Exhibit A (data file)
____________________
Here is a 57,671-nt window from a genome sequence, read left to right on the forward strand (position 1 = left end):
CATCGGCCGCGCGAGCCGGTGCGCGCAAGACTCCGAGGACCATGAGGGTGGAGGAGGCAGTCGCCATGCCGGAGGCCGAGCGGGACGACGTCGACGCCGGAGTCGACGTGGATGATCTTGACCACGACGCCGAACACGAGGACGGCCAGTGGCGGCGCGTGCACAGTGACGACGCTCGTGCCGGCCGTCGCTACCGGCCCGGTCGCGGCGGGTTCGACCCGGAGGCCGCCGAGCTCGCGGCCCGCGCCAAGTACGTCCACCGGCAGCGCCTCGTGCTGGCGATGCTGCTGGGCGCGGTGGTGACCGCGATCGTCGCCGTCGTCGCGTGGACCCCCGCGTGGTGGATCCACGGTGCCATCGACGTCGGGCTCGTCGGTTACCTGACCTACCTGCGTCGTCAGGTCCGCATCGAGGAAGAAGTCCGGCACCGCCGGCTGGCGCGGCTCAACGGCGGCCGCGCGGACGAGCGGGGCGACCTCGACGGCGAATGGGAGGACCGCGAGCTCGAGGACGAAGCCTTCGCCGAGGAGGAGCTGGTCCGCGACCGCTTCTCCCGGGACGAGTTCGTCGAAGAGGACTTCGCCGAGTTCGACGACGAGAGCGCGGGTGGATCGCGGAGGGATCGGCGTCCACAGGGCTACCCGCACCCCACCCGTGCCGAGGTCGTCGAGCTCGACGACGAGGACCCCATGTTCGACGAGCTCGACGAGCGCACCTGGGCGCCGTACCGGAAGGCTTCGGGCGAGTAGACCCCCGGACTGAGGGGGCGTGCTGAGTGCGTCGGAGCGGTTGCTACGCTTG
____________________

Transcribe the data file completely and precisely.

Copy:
Here is a 57,671-nt window from a genome sequence, read left to right on the forward strand (position 1 = left end):
CATCGGCCGCGCGAGCCGGTGCGCGCAAGACTCCGAGGACCATGAGGGTGGAGGAGGCAGTCGCCATGCCGGAGGCCGAGCGGGACGACGTCGACGCCGGAGTCGACGTGGATGATCTTGACCACGACGCCGAACACGAGGACGGCCAGTGGCGGCGCGTGCACAGTGACGACGCTCGTGCCGGCCGTCGCTACCGGCCCGGTCGCGGCGGGTTCGACCCGGAGGCCGCCGAGCTCGCGGCCCGCGCCAAGTACGTCCACCGGCAGCGCCTCGTGCTGGCGATGCTGCTGGGCGCGGTGGTGACCGCGATCGTCGCCGTCGTCGCGTGGACCCCCGCGTGGTGGATCCACGGTGCCATCGACGTCGGGCTCGTCGGTTACCTGACCTACCTGCGTCGTCAGGTCCGCATCGAGGAAGAAGTCCGGCACCGCCGGCTGGCGCGGCTCAACGGCGGCCGCGCGGACGAGCGGGGCGACCTCGACGGCGAATGGGAGGACCGCGAGCTCGAGGACGAAGCCTTCGCCGAGGAGGAGCTGGTCCGCGACCGCTTCTCCCGGGACGAGTTCGTCGAAGAGGACTTCGCCGAGTTCGACGACGAGAGCGCGGGTGGATCGCGGAGGGATCGGCGTCCACAGGGCTACCCGCACCCCACCCGTGCCGAGGTCGTCGAGCTCGACGACGAGGACCCCATGTTCGACGAGCTCGACGAGCGCACCTGGGCGCCGTACCGGAAGGCTTCGGGCGAGTAGACCCCCGGACTGAGGGGGCGTGCTGAGTGCGTCGGAGCGGTTGCTACGCTTG